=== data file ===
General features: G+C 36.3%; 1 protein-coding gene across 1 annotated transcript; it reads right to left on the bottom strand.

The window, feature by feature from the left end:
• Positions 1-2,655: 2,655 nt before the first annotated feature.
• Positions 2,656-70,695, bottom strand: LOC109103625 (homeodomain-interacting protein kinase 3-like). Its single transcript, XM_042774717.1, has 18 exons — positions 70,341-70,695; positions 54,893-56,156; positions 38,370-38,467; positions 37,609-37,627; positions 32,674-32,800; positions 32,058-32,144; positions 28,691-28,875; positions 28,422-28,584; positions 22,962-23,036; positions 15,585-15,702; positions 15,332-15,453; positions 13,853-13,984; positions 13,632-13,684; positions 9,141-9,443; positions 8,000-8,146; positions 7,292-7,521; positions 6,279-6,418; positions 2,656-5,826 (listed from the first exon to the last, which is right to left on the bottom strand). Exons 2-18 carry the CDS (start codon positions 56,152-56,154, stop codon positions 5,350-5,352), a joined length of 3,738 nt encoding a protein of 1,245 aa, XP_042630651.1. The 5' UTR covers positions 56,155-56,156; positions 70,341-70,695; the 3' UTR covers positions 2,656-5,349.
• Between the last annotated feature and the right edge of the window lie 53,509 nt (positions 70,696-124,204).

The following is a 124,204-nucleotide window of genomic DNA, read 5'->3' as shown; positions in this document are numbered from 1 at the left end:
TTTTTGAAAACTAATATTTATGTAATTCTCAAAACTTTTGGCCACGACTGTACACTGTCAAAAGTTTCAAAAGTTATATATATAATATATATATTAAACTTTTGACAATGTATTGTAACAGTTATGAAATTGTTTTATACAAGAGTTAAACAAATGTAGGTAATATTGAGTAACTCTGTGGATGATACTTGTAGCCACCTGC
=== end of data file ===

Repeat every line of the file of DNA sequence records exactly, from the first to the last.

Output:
General features: G+C 36.3%; 1 protein-coding gene across 1 annotated transcript; it reads right to left on the bottom strand.

The window, feature by feature from the left end:
• Positions 1-2,655: 2,655 nt before the first annotated feature.
• Positions 2,656-70,695, bottom strand: LOC109103625 (homeodomain-interacting protein kinase 3-like). Its single transcript, XM_042774717.1, has 18 exons — positions 70,341-70,695; positions 54,893-56,156; positions 38,370-38,467; positions 37,609-37,627; positions 32,674-32,800; positions 32,058-32,144; positions 28,691-28,875; positions 28,422-28,584; positions 22,962-23,036; positions 15,585-15,702; positions 15,332-15,453; positions 13,853-13,984; positions 13,632-13,684; positions 9,141-9,443; positions 8,000-8,146; positions 7,292-7,521; positions 6,279-6,418; positions 2,656-5,826 (listed from the first exon to the last, which is right to left on the bottom strand). Exons 2-18 carry the CDS (start codon positions 56,152-56,154, stop codon positions 5,350-5,352), a joined length of 3,738 nt encoding a protein of 1,245 aa, XP_042630651.1. The 5' UTR covers positions 56,155-56,156; positions 70,341-70,695; the 3' UTR covers positions 2,656-5,349.
• Between the last annotated feature and the right edge of the window lie 53,509 nt (positions 70,696-124,204).

The following is a 124,204-nucleotide window of genomic DNA, read 5'->3' as shown; positions in this document are numbered from 1 at the left end:
TTTTTGAAAACTAATATTTATGTAATTCTCAAAACTTTTGGCCACGACTGTACACTGTCAAAAGTTTCAAAAGTTATATATATAATATATATATTAAACTTTTGACAATGTATTGTAACAGTTATGAAATTGTTTTATACAAGAGTTAAACAAATGTAGGTAATATTGAGTAACTCTGTGGATGATACTTGTAGCCACCTGC